Idesia polycarpa Maxim is an emerging oil plant species. Understanding its microecological characteristics and internal mechanisms can serve as a basis for field management and the screening and application of growth-promoting bacteria during the growth phase of young trees. This study used three-year-old young I. polycarpa to analyze the tree’s root morphology, soil, and leaf nutrient status variations from May to October. In addition, differences in the rhizosphere soil, leaf metabolites, and microorganisms were observed. The results showed that, from May to October, the total nitrogen (TN) in the soil significantly decreased, whereas the TN, total potassium (TK), and total phosphorus (TP) in the leaves differed (p < 0.05). The leaf-dominant bacteria changed from Pseudomonadota to Firmicutes phylum. In addition, the relative abundance of soil and leaf-dominant bacteria decreased. The study found that the soil and leaf differential metabolites were mainly sugars and phenolic acids. The soil bacterial community showed a significant correlation with soil pH, available potassium (AK), available phosphorus (AP), and TN (p < 0.05). Further, the soil fungal community was significantly correlated with pH and AK (p < 0.001). TP, pH, and TK were the main factors influencing the leaf bacterial community, while the leaf fungal community was significantly correlated with five factors, including pH, TC, and TN. The root morphology was also mainly affected by pH, Pedomicrobium sp., Talaromyces sp., Penicillium sp., and D-Mannitol 2. Full article
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15 pages, 6031 KiB  
Article
Rhizobacteria Increase the Adaptation Potential of Potato Microclones under Aeroponic Conditions
by Oksana V. Tkachenko, Nina V. Evseeva, Kristina Y. Kargapolova, Alena Y. Denisova, Natalia N. Pozdnyakova, Artem A. Kulikov and Gennady L. Burygin
Microorganisms 2023, 11(7), 1866; https://doi.org/10.3390/microorganisms11071866 - 24 Jul 2023
Cited by 1 | Viewed by 1000
Abstract
Adaptation ex vitro is strongly stressful for microplants. Plant-growth-promoting rhizobacteria (PGPR) help to increase the adaptation potential of microplants transplanted from test tubes into the natural environment. We investigated the mechanisms of antioxidant protection of PGPR-inoculated potato microclones adapting to ex vitro growth [...] Read more.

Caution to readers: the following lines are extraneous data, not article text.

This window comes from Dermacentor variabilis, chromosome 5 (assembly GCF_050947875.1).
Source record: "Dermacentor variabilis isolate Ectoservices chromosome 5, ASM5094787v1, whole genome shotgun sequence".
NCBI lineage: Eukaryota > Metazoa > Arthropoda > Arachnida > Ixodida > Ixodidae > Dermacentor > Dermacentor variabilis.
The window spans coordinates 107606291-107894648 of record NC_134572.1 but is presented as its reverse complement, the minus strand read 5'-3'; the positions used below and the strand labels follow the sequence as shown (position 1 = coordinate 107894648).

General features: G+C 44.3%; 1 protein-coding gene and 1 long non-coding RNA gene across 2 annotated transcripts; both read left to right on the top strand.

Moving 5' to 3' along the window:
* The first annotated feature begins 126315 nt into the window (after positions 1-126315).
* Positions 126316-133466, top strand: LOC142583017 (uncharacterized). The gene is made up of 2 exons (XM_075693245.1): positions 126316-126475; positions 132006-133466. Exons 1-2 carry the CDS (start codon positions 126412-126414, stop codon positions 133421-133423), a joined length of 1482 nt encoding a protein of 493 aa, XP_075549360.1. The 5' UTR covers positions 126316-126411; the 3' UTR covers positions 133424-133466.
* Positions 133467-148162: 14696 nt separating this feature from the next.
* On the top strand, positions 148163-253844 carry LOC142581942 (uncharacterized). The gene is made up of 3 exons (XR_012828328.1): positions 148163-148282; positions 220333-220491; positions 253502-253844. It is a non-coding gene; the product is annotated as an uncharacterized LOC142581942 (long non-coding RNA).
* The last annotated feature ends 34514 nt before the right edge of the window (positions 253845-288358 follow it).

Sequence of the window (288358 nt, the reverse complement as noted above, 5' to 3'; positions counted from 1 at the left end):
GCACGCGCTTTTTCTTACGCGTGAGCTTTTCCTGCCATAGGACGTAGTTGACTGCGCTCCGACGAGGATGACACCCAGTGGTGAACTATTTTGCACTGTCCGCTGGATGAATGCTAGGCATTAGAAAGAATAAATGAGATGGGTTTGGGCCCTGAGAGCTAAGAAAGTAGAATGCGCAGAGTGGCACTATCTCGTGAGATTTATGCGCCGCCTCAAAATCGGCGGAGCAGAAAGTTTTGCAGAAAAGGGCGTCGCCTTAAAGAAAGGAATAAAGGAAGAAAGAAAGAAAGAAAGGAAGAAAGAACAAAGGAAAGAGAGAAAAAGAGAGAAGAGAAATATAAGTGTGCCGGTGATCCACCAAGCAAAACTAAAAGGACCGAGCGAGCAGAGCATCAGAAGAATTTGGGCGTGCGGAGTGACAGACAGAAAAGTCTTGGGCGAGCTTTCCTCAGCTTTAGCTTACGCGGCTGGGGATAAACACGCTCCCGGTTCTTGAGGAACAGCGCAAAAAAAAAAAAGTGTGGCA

Adaptation ex vitro is strongly stressful for microplants. Plant-growth-promoting rhizobacteria (PGPR) help to increase the adaptation potential of microplants transplanted from test tubes into the natural environment. We investigated the mechanisms of antioxidant protection of PGPR-inoculated potato microclones adapting to ex vitro growth in an aeroponic system. Potato (Solanum tuberosum L. cv. Nevsky) microplants were inoculated in vitro with the bacteria Azospirillum baldaniorum Sp245 and Ochrobactrum cytisi IPA7.2. On days 1 and 7 of plant growth ex vitro, catalase and peroxidase activities in the leaves of inoculated plants were 1.5-fold higher than they were in non-inoculated plants. The activity of ascorbate peroxidase was reduced in both in vitro and ex vitro treatments, and this reduction was accompanied by a decrease in the leaf content of hydrogen peroxide and malondialdehyde. As a result, inoculation contributed to the regulation of the plant pro/antioxidant system, lowering the oxidative stress and leading to better plant survival ex vitro. This was evidenced by the higher values of measured morphological and physiological variables of the inoculated plants, as compared with the values in the control treatment. Thus, we have shown some PGPR-mediated mechanisms of potato plant protection from adverse environmental factors under aeroponic conditions. Full article
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23 pages, 4231 KiB  
Article
Yield and Rhizosphere Soil Environment of Greenhouse Zucchini in Response to Different Planting and Breeding Waste Composts
by Jianzhong Tie, Yali Qiao, Ning Jin, Xueqin Gao, Yayu Liu, Jian Lyu, Guobin Zhang, Linli Hu and Jihua Yu
Microorganisms 2023, 11(4), 1026; https://doi.org/10.3390/microorganisms11041026 - 14 Apr 2023
Cited by 2 | Viewed by 1585
Abstract